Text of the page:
Treating the 'bubble babies'
An international study published in the journal Blood by researchers led by Dr. Elie Haddad, a pediatric immunologist and researcher at CHU Sainte-Justine and professor at Université de Montréal, highlights the urgent need to develop better treatment strategies for patients suffering from severe combined immune deficiency (SCID).
This deficiency, better known as "bubble baby disease" is a rare syndrome characterized by a total non-function of the body's immune system. The children affected have no immune defence and are vulnerable to bacteria, viruses and fungi, resulting in repeated severe infections. Without appropriate treatment, in most cases this disease is fatal within the first months after birth.
SCID can be caused by mutations in various genes involved in the functioning of the immune system. The new research shows that the nature of the mutated gene (or genotype) has a significant influence on patients' survival and reconstitution of their immune system after bone marrow transplant. According to the study, the genotype must be taken into account when adapting treatment strategies to individual patients.
44 Medical Centres Involved
Funded by the U.S. National Institutes of Health, the Primary Immune Deficiency Treatment Consortium (PIDTC) involves 44 medical centres across North America. The PIDTC conducted a retrospective analysis of 662 patients with SCID who received hematopoietic stem cell transplants as their first therapy between 1982 and 2012 in 33 of these centres, forming the basis of the new study.
"Immune diseases are among the top priorities at CHU Sainte-Justine in terms of care, teaching and research," Haddad said. "There are only one or two cases of SCID per year in Quebec. Having access to such a cohort of patients with this rare disease and over such a long period has provided us with significant and unique data to advance our knowledge in this area."
The results showed that survival rates of patients were higher after a cell transplant from a matched sibling donor. In recipients from other donor types, which represent 86 per cent of cases, the data showed that the SCID genotype had a strong influence on survival and immune reconstitution. In addition, the researchers found that young age and absence of active infection at the time of transplant were also key factors for survival, and both were significantly associated with improved survival following a transplant.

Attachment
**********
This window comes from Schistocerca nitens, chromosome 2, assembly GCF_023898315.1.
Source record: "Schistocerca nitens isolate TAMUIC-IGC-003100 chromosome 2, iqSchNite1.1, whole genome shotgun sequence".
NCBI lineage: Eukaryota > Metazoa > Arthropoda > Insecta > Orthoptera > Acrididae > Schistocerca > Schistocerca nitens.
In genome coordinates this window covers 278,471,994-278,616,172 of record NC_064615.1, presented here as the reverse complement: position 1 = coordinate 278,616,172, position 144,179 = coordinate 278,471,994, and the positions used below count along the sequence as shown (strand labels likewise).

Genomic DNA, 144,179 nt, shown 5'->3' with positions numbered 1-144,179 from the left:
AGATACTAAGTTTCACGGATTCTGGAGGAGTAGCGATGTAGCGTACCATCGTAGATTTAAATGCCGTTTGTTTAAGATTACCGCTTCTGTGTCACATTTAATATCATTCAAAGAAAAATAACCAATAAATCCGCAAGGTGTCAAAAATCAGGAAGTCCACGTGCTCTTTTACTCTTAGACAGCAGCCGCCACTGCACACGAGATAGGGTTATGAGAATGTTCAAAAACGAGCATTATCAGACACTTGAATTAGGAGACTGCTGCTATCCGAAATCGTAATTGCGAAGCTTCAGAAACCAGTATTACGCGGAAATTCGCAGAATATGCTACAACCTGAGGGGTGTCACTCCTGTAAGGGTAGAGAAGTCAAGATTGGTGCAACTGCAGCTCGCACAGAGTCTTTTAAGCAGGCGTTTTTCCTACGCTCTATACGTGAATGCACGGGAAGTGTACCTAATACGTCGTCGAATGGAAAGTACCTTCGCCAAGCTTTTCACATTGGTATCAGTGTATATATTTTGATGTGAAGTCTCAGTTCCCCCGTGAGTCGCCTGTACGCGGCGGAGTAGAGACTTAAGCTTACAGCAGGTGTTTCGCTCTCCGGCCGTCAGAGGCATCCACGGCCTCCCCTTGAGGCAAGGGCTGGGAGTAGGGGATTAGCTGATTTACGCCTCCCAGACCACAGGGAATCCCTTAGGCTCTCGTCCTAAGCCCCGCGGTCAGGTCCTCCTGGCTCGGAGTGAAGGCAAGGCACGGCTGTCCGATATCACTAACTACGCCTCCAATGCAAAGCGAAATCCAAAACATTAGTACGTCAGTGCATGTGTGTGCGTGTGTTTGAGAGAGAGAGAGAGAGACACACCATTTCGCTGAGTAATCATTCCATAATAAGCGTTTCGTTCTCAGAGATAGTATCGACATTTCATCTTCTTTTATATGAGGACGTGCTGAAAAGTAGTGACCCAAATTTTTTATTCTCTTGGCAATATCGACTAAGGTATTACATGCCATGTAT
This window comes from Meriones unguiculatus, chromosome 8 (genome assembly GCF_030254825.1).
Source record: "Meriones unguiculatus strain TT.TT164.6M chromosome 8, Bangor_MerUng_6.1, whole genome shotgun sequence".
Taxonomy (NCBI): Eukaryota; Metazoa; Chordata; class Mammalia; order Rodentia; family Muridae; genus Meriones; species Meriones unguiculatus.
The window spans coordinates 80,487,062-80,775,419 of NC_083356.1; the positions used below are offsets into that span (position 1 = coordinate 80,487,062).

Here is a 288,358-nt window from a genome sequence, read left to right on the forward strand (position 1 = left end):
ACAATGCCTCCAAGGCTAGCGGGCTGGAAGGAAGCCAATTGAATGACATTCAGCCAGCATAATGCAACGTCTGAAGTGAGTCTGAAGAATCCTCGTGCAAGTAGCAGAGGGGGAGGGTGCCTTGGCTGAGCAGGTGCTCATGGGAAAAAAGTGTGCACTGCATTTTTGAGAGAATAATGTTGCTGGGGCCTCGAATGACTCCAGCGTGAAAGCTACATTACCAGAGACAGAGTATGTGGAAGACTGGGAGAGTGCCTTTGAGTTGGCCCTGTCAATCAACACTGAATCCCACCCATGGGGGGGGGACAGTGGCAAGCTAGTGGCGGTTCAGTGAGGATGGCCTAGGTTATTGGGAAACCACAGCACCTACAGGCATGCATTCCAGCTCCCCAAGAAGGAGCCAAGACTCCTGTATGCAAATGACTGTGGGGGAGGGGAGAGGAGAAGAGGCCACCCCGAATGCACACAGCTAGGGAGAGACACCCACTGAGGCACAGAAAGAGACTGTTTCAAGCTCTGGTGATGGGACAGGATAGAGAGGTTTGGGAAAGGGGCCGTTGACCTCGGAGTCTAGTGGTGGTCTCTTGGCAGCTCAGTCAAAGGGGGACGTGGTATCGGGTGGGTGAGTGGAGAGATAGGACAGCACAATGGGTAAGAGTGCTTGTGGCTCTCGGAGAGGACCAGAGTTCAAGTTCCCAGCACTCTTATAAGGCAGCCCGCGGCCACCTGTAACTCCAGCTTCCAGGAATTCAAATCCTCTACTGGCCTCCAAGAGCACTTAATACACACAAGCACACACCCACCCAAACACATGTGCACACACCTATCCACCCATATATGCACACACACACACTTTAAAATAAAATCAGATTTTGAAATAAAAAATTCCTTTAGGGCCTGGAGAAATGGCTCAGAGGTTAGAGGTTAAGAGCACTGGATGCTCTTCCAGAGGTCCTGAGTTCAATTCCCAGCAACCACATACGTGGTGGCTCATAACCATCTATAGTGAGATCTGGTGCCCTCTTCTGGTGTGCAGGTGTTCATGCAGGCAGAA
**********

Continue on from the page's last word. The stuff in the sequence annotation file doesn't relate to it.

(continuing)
Critical Need for Neonatal Screening
"We need to develop patient-specific treatment strategies," Haddad said. "There is a critical need for neonatal screening to establish appropriate isolation, implement infection-prevention measures, particularly before transplantation, and ensure rapid referral for bone-marrow transplant or gene therapy after diagnosis."
The study also points to the need for close monitoring of immune-system reconstitution after treatment to identify patients with conditions that may require additional intervention and prevent a poor long-term prognosis. Further studies will be needed to identify patient- and transplant-related factors that limit early immune-system reconstitution, and to determine the most appropriate and effective interventions.
"In our future research, our objective will be to analyze the late effects of conditioning and the quality of long-term immune-system reconstitution after hematopoietic cell transplant for this deficiency," said Haddad.
About the Study
"SCID genotype and 6-month post-transplant CD4 count predict survival and immune recovery," by Elie Haddad, Hélène Decaluwe, Pierre Teira et al., was published in thes journal Blood on Oct. 25, 2018. The article was selected as a "plenary paper," i.e. a study of major scientific importance, and is accompanied by an editorial. Dr. Haddad is a clinician-scientist in clinical immunology at CHU Sainte-Justine and a full professor in the Department of Pediatrics at Université de Montréal; he is also a member of the steering committee of the Primary Immune Deficiency Treatment Consortium. Drs. Hélène Decaluwe, Fabien Touzot and Pierre Teira are among the clinicians at CHU Sainte-Justine also involved in the consortium, which is funded by the U.S. National Institutes of Health.